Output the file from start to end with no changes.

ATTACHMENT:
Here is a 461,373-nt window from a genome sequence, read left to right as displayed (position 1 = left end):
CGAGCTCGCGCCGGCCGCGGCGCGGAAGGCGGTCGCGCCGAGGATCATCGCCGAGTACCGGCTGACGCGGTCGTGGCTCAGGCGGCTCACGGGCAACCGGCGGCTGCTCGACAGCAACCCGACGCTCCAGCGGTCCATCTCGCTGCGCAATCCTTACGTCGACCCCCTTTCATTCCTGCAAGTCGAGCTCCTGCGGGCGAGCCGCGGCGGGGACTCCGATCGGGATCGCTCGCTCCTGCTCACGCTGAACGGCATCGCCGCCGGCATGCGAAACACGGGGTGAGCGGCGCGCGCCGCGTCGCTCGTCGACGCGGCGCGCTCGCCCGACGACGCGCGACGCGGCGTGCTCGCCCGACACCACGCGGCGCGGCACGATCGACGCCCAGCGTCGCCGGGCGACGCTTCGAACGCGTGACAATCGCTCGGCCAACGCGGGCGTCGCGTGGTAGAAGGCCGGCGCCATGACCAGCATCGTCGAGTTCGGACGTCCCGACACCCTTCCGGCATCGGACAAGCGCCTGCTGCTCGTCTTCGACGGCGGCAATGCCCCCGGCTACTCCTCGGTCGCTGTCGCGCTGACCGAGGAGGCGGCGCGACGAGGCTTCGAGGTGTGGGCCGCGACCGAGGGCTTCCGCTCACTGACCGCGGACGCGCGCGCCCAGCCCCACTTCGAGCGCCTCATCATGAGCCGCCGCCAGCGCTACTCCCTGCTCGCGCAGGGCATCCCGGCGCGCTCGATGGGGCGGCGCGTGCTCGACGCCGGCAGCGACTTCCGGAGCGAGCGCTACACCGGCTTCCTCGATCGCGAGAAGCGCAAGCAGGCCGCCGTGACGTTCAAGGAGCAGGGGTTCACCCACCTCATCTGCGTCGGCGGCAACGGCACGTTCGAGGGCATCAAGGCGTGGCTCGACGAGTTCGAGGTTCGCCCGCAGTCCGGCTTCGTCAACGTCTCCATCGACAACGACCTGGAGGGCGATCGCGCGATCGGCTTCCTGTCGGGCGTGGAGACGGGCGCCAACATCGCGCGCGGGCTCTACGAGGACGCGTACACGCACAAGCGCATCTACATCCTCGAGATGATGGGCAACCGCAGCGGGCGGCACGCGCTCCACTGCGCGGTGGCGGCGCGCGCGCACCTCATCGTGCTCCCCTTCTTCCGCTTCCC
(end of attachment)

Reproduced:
Here is a 461,373-nt window from a genome sequence, read left to right as displayed (position 1 = left end):
CGAGCTCGCGCCGGCCGCGGCGCGGAAGGCGGTCGCGCCGAGGATCATCGCCGAGTACCGGCTGACGCGGTCGTGGCTCAGGCGGCTCACGGGCAACCGGCGGCTGCTCGACAGCAACCCGACGCTCCAGCGGTCCATCTCGCTGCGCAATCCTTACGTCGACCCCCTTTCATTCCTGCAAGTCGAGCTCCTGCGGGCGAGCCGCGGCGGGGACTCCGATCGGGATCGCTCGCTCCTGCTCACGCTGAACGGCATCGCCGCCGGCATGCGAAACACGGGGTGAGCGGCGCGCGCCGCGTCGCTCGTCGACGCGGCGCGCTCGCCCGACGACGCGCGACGCGGCGTGCTCGCCCGACACCACGCGGCGCGGCACGATCGACGCCCAGCGTCGCCGGGCGACGCTTCGAACGCGTGACAATCGCTCGGCCAACGCGGGCGTCGCGTGGTAGAAGGCCGGCGCCATGACCAGCATCGTCGAGTTCGGACGTCCCGACACCCTTCCGGCATCGGACAAGCGCCTGCTGCTCGTCTTCGACGGCGGCAATGCCCCCGGCTACTCCTCGGTCGCTGTCGCGCTGACCGAGGAGGCGGCGCGACGAGGCTTCGAGGTGTGGGCCGCGACCGAGGGCTTCCGCTCACTGACCGCGGACGCGCGCGCCCAGCCCCACTTCGAGCGCCTCATCATGAGCCGCCGCCAGCGCTACTCCCTGCTCGCGCAGGGCATCCCGGCGCGCTCGATGGGGCGGCGCGTGCTCGACGCCGGCAGCGACTTCCGGAGCGAGCGCTACACCGGCTTCCTCGATCGCGAGAAGCGCAAGCAGGCCGCCGTGACGTTCAAGGAGCAGGGGTTCACCCACCTCATCTGCGTCGGCGGCAACGGCACGTTCGAGGGCATCAAGGCGTGGCTCGACGAGTTCGAGGTTCGCCCGCAGTCCGGCTTCGTCAACGTCTCCATCGACAACGACCTGGAGGGCGATCGCGCGATCGGCTTCCTGTCGGGCGTGGAGACGGGCGCCAACATCGCGCGCGGGCTCTACGAGGACGCGTACACGCACAAGCGCATCTACATCCTCGAGATGATGGGCAACCGCAGCGGGCGGCACGCGCTCCACTGCGCGGTGGCGGCGCGCGCGCACCTCATCGTGCTCCCCTTCTTCCGCTTCCC